Robert Erdin, BOOKBRIDGE Fellow at our Mobile Learning Center in Takeo province, and Sokhan Khut, BOOKBRIDGE Country Manager for Cambodia, participated in a workshop about community learning centers in Phnom Penh. As Robert says, besides presenting many interesting facts, the workshop also revealed why BOOKBRIDGE’s model is so successful.
On Tuesday June 16, Sokhan and I attended the National Collaborative Community Learning Centre Workshop in Phnom Penh, organised by ACTED. The general idea of a community learning center (CLC) deviates slightly from BOOKBRIDGE’s learning centers. According to UNICEF it is “a local educational institution, usually set up and managed by local people to provide various learning opportunities with the support of the government, NGOs, and private sectors. Literacy, post-literacy, income generation, life skill programmes and basic education are provided at CLCs.”
The aim of the project is to come up with a holistic model on how to set up and run a CLC which is replicable on a national scale in Cambodia. The model will be based on observations of CLCs in practice as well as on the results of three national workshops. Different stakeholders to such a model were present: commune chiefs, NGOs setting up or running CLCs, district and provincial authorities, publishers of content relevant to the curriculum and a social enterprise developing and selling games to foster literacy.
In practice, the two largest obstacles to CLCs seem to be the transition from an NGO setup or run learning center to a community run learning center as well as how to access the national operational budget. Each commune that wishes to run a CLC is eligible to get USD 3,000 annually, to cover operational costs of a CLC. Apparently it is virtually impossible to access this budget. And even if a commune fights to cut all the red tape, only a fraction of the money actually makes it to the CLC in the end. The fraction of the money that makes it to the CLC does not come in on a regular basis which makes teachers often leave the CLC because they are not paid.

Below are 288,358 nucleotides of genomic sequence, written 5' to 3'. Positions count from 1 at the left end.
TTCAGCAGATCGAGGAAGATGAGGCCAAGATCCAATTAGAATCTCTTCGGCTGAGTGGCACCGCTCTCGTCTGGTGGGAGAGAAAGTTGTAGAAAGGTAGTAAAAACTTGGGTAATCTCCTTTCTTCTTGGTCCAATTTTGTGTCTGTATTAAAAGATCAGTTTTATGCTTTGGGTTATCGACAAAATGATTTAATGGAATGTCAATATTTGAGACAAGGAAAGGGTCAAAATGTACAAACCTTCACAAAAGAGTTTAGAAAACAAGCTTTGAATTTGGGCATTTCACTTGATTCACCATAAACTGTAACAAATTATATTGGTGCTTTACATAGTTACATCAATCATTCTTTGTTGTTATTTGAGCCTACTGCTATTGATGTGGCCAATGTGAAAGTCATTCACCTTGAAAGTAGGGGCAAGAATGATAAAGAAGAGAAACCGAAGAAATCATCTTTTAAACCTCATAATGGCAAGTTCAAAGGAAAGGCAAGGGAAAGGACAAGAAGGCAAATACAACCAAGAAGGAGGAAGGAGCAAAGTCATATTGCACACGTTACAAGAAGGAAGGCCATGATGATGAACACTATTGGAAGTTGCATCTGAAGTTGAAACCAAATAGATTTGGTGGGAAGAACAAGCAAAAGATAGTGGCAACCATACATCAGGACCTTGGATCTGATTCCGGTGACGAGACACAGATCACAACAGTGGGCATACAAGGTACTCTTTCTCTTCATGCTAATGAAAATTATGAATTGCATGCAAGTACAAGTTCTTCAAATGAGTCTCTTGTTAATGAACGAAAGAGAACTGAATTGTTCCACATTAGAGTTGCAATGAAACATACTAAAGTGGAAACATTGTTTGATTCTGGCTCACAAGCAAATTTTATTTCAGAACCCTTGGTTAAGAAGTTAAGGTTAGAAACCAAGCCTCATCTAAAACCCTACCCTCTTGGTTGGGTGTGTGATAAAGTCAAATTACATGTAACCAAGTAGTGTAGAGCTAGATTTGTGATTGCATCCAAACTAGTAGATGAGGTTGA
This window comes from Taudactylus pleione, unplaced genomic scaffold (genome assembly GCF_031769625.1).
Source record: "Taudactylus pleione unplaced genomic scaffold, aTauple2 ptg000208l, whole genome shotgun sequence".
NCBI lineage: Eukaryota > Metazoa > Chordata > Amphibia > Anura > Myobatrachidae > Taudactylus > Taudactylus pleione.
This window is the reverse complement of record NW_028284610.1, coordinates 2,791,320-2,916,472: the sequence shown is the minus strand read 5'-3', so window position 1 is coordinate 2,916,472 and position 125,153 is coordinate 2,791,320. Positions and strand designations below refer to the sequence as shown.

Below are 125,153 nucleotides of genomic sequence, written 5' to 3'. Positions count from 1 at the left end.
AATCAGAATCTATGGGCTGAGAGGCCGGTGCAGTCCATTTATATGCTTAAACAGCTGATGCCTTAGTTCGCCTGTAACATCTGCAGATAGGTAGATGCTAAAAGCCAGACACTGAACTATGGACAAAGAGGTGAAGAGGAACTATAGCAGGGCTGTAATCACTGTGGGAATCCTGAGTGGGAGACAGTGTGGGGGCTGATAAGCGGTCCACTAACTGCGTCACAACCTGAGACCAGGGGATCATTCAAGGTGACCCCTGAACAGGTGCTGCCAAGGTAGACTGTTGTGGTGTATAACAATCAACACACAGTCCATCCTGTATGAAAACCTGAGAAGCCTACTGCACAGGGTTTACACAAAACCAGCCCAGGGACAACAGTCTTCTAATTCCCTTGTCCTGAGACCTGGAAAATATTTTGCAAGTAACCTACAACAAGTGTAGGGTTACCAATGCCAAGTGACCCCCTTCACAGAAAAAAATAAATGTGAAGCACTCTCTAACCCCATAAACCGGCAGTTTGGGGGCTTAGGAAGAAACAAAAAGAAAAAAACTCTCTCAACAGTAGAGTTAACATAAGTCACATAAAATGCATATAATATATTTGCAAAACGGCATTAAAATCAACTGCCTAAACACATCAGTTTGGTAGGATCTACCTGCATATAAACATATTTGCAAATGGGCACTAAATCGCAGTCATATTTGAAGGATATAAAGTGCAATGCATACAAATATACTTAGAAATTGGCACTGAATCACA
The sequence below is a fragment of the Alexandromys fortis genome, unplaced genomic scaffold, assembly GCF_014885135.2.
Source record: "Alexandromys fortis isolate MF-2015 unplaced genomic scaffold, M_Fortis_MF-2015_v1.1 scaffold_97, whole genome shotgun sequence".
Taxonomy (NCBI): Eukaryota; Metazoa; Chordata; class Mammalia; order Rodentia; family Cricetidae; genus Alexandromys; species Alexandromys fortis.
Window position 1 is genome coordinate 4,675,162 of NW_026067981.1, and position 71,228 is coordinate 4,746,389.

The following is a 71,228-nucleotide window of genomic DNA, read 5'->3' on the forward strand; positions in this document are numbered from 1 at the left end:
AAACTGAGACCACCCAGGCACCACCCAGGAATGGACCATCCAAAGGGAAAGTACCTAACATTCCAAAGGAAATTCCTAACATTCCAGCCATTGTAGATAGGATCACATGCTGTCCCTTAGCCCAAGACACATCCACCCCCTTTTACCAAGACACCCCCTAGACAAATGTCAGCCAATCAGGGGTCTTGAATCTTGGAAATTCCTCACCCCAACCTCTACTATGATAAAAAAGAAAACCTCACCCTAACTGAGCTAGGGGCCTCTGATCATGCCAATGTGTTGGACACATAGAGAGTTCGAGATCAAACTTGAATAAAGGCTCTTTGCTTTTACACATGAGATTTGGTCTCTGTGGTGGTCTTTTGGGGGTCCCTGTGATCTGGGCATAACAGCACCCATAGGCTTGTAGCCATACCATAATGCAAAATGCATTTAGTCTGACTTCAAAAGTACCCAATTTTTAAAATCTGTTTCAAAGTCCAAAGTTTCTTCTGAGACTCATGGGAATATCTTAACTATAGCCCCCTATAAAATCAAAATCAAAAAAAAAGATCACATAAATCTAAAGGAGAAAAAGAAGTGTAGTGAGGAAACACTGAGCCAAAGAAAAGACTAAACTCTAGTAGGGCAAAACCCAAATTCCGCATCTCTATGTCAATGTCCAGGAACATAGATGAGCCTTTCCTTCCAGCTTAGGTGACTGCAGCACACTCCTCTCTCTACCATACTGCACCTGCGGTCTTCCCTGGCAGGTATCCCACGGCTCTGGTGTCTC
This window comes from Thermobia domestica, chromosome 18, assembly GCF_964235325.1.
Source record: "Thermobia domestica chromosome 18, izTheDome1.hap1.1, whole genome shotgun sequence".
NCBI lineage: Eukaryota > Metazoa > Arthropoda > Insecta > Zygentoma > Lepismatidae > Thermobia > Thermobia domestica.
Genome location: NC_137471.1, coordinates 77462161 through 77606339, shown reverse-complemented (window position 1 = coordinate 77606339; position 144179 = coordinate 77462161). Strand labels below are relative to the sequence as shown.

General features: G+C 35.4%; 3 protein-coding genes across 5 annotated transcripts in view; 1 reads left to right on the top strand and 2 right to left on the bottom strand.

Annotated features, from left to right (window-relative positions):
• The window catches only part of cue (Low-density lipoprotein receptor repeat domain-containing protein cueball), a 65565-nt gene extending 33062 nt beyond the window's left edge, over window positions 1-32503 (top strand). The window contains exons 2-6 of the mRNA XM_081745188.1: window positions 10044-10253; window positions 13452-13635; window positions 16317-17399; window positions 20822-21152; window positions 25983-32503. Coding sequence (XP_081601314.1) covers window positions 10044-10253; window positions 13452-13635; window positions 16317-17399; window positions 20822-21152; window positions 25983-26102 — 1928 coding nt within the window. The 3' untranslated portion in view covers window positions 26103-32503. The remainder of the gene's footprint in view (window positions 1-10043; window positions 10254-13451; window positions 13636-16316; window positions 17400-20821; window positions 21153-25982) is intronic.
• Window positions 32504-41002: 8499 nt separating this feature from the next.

These rather gloomy perspectives highlight the strengths of BOOKBRIDGE learning centers. First of all, no transition is needed because the centers are at the heart of our business model and run by a member of the local community from day one. Our learning centers are financially self-sustained and therefore not dependent on an unreliable national budget. In the transition to self-sustainability the initial investment provides liquidity to pay salaries on time to keep the fluctuation of teachers low to ensure the consistency the pupils need in their development.
Communes or NGOs running CLCs or intending to do so can learn from us how alternative revenue streams can be used to mitigate consequences of the fluctuating budget from the government and still provide free services to the community. BOOKBRIDGE can in turn try to benefit from existing curriculum and relevant content for both, English and life-skills courses that is available from the government and NGOs. If we manage to teach life-skills in our English courses we could vastly improve our impact on the communities we are active in. I hope that the curriculum resulting from these workshops is a good starting point to try.